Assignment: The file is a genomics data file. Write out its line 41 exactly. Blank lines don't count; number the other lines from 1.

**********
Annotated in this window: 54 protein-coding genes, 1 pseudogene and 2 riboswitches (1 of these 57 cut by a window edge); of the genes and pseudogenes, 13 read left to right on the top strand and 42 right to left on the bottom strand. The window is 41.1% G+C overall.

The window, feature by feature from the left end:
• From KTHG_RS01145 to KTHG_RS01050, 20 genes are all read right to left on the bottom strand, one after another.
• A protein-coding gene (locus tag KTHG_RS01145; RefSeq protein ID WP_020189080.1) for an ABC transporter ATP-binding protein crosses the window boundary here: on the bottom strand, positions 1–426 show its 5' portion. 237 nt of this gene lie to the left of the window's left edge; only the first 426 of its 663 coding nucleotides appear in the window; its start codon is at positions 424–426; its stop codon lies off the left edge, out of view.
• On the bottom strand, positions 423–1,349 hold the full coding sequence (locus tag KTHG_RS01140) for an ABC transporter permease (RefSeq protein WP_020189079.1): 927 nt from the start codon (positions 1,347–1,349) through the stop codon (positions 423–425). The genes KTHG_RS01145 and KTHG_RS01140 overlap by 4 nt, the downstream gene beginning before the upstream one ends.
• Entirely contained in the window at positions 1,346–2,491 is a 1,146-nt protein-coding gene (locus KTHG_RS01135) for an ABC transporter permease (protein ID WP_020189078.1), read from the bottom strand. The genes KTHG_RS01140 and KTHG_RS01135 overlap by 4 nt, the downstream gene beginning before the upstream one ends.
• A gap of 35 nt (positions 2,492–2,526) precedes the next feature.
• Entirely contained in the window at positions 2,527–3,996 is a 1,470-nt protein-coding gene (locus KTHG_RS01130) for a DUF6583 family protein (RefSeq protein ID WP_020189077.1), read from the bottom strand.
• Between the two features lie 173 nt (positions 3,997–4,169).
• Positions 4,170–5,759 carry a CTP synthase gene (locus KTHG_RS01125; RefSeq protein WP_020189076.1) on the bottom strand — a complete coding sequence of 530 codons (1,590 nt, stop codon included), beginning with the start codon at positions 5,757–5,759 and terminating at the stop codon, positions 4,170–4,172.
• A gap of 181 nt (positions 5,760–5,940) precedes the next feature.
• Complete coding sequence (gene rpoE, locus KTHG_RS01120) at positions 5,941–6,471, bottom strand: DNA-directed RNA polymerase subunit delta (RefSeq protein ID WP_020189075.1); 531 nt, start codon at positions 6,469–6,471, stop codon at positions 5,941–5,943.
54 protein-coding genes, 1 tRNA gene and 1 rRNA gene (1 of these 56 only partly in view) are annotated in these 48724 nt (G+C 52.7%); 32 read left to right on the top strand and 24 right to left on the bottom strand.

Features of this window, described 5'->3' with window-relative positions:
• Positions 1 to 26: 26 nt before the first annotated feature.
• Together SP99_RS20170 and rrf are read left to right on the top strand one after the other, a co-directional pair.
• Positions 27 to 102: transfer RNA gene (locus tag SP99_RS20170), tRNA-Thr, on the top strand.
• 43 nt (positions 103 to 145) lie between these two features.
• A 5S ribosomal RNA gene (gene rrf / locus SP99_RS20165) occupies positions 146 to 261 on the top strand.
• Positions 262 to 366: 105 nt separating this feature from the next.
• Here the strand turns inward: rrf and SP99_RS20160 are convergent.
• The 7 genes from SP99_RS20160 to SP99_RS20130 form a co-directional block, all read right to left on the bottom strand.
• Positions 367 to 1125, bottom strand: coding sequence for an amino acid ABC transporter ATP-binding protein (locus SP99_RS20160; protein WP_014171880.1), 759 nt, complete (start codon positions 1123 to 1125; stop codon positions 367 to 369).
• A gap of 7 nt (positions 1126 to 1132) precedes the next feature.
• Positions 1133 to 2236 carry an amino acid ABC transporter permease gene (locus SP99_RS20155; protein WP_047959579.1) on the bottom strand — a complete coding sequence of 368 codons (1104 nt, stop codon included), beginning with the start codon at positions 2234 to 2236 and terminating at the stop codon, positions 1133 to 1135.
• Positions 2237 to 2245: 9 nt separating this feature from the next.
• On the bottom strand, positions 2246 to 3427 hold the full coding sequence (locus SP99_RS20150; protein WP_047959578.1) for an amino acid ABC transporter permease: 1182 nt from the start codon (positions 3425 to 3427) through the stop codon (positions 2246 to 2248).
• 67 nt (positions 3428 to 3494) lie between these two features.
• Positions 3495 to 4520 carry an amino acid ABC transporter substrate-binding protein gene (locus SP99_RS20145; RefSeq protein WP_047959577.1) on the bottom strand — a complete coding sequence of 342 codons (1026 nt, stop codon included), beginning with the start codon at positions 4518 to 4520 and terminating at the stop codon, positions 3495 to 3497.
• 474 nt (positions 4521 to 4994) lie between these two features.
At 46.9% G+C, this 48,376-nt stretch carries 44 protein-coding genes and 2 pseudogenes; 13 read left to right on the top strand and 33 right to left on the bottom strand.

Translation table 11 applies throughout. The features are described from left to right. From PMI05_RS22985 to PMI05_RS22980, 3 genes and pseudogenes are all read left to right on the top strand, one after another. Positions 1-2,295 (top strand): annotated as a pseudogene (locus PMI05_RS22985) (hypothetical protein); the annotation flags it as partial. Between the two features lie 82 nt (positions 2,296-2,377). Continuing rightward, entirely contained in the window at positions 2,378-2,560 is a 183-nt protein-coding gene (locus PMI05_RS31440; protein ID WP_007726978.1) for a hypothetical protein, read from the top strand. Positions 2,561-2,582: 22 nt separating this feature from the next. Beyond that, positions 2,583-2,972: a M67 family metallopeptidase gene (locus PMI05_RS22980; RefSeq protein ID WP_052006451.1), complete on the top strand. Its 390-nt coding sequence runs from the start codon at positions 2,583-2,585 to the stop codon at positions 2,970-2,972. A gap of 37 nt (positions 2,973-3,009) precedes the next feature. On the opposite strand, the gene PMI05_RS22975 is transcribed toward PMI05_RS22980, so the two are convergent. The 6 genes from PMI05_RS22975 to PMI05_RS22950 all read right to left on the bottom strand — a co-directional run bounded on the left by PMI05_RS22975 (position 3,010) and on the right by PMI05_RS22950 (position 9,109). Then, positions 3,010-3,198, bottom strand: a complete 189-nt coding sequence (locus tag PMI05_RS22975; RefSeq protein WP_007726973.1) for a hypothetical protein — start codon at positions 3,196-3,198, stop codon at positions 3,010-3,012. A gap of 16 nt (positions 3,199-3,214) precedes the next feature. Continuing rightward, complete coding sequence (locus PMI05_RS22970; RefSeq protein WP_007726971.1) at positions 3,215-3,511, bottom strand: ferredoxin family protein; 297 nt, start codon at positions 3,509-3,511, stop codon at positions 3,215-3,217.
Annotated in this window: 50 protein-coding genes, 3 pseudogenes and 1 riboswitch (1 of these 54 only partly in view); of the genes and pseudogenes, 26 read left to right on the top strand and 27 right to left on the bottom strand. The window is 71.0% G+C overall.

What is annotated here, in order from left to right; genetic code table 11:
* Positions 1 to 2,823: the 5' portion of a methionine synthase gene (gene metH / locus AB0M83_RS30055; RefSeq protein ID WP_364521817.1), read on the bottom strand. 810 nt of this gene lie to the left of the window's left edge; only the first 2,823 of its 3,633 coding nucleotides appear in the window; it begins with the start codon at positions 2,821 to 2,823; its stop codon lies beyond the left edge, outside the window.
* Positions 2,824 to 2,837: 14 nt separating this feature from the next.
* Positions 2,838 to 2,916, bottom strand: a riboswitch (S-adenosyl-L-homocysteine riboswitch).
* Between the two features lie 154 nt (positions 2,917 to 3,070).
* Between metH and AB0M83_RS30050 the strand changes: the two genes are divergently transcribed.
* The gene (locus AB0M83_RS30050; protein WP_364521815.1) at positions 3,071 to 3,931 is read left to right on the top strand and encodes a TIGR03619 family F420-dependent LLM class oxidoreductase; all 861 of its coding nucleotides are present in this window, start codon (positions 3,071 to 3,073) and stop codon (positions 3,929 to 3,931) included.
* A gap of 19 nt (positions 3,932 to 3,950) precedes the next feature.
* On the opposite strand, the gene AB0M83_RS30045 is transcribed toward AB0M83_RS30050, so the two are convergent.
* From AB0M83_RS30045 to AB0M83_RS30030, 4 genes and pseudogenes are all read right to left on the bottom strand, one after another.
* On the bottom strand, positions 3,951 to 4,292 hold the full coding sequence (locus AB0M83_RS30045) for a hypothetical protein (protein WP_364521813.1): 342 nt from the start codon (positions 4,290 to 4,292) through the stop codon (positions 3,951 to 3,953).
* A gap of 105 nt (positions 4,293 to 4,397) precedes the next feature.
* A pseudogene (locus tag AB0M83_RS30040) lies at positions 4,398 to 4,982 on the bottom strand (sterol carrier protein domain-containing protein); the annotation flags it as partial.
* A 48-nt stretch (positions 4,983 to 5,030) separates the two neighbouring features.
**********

* A gap of 19 nt (positions 3,932 to 3,950) precedes the next feature.